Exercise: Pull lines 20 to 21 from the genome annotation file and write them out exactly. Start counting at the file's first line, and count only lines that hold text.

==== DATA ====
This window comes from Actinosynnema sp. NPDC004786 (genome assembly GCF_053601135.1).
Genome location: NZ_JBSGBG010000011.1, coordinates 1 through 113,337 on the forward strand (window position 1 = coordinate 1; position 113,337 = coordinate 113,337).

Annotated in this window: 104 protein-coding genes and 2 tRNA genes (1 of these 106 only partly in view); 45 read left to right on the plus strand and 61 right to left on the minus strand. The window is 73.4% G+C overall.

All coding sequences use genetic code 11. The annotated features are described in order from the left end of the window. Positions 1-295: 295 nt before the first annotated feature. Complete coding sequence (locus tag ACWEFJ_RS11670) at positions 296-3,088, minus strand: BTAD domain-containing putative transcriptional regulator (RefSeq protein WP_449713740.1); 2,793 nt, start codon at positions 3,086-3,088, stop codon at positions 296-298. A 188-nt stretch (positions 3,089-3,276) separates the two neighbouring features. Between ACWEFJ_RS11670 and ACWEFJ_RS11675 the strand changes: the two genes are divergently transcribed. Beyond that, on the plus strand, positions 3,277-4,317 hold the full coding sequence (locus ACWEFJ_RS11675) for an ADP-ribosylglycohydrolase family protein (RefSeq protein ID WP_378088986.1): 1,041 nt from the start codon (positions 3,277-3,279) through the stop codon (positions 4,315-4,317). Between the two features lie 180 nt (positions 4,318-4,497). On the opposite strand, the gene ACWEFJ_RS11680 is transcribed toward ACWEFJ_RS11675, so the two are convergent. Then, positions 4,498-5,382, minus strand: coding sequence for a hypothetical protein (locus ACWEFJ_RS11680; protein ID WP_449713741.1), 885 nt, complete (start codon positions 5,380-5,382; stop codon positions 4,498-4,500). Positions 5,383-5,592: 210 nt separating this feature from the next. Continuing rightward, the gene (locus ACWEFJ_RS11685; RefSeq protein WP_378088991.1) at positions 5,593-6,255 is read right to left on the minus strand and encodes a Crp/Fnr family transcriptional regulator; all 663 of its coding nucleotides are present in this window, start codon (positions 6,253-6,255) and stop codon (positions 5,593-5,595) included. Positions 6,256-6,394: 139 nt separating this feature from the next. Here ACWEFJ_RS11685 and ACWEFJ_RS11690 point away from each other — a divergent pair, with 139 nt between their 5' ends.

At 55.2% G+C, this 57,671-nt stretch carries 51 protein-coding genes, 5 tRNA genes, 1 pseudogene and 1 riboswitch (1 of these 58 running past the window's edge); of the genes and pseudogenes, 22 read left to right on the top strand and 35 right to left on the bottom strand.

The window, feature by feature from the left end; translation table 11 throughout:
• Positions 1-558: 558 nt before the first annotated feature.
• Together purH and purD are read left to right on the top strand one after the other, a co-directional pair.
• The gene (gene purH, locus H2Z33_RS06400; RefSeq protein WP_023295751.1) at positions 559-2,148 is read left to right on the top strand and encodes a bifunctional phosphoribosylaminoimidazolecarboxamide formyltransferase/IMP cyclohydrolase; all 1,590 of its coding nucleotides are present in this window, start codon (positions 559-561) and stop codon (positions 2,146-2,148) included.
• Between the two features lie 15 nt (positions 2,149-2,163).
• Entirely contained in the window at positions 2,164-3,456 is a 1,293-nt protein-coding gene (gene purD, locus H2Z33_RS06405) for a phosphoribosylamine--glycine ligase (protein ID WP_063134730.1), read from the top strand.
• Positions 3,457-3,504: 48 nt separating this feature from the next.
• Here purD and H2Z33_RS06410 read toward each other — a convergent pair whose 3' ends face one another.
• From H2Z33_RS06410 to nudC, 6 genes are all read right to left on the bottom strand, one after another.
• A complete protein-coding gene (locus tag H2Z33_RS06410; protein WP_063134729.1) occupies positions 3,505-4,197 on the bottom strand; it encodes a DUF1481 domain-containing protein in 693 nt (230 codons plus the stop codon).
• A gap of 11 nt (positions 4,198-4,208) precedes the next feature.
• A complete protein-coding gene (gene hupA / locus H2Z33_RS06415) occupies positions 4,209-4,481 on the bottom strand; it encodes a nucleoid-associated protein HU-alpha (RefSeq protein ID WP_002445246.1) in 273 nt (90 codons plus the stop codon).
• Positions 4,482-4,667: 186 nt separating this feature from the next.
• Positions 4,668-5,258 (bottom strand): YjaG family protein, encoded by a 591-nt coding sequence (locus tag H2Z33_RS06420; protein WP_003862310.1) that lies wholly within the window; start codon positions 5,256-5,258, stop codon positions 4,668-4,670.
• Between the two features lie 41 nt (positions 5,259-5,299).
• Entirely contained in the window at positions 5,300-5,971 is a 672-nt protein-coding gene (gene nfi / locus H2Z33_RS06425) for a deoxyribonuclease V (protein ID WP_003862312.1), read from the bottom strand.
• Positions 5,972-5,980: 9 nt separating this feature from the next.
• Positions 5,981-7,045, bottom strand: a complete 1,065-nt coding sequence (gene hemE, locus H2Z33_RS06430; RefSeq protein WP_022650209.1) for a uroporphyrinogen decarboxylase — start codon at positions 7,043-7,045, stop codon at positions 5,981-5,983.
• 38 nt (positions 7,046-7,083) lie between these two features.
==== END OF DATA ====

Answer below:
• Between the two features lie 41 nt (positions 5,259-5,299).
• Entirely contained in the window at positions 5,300-5,971 is a 672-nt protein-coding gene (gene nfi / locus H2Z33_RS06425) for a deoxyribonuclease V (protein ID WP_003862312.1), read from the bottom strand.